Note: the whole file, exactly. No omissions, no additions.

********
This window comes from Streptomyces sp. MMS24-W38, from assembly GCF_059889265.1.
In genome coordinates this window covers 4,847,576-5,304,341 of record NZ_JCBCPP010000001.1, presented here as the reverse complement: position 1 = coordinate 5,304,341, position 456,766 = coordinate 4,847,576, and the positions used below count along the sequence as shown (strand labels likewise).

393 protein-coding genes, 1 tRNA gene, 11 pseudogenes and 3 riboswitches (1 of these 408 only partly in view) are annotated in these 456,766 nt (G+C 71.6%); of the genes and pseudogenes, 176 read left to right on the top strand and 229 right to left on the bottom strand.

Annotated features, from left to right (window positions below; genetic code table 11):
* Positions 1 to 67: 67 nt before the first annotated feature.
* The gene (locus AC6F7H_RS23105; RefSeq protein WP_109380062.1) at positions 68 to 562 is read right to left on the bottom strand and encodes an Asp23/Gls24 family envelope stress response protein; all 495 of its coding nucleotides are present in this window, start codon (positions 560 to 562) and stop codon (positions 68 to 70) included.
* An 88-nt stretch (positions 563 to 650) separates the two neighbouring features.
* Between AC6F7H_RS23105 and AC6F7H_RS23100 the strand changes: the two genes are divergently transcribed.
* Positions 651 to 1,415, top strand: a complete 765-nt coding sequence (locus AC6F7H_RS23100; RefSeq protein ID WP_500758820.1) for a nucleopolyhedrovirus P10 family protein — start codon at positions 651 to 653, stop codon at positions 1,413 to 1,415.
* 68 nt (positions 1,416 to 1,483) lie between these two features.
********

This window comes from Streptomyces sp. MMS24-W38, from assembly GCF_059889265.1.
In genome coordinates this window covers 4,847,576-5,304,341 of record NZ_JCBCPP010000001.1, presented here as the reverse complement: position 1 = coordinate 5,304,341, position 456,766 = coordinate 4,847,576, and the positions used below count along the sequence as shown (strand labels likewise).

393 protein-coding genes, 1 tRNA gene, 11 pseudogenes and 3 riboswitches (1 of these 408 only partly in view) are annotated in these 456,766 nt (G+C 71.6%); of the genes and pseudogenes, 176 read left to right on the top strand and 229 right to left on the bottom strand.

Annotated features, from left to right (window positions below; genetic code table 11):
* Positions 1 to 67: 67 nt before the first annotated feature.
* The gene (locus AC6F7H_RS23105; RefSeq protein WP_109380062.1) at positions 68 to 562 is read right to left on the bottom strand and encodes an Asp23/Gls24 family envelope stress response protein; all 495 of its coding nucleotides are present in this window, start codon (positions 560 to 562) and stop codon (positions 68 to 70) included.
* An 88-nt stretch (positions 563 to 650) separates the two neighbouring features.
* Between AC6F7H_RS23105 and AC6F7H_RS23100 the strand changes: the two genes are divergently transcribed.
* Positions 651 to 1,415, top strand: a complete 765-nt coding sequence (locus AC6F7H_RS23100; RefSeq protein ID WP_500758820.1) for a nucleopolyhedrovirus P10 family protein — start codon at positions 651 to 653, stop codon at positions 1,413 to 1,415.
* 68 nt (positions 1,416 to 1,483) lie between these two features.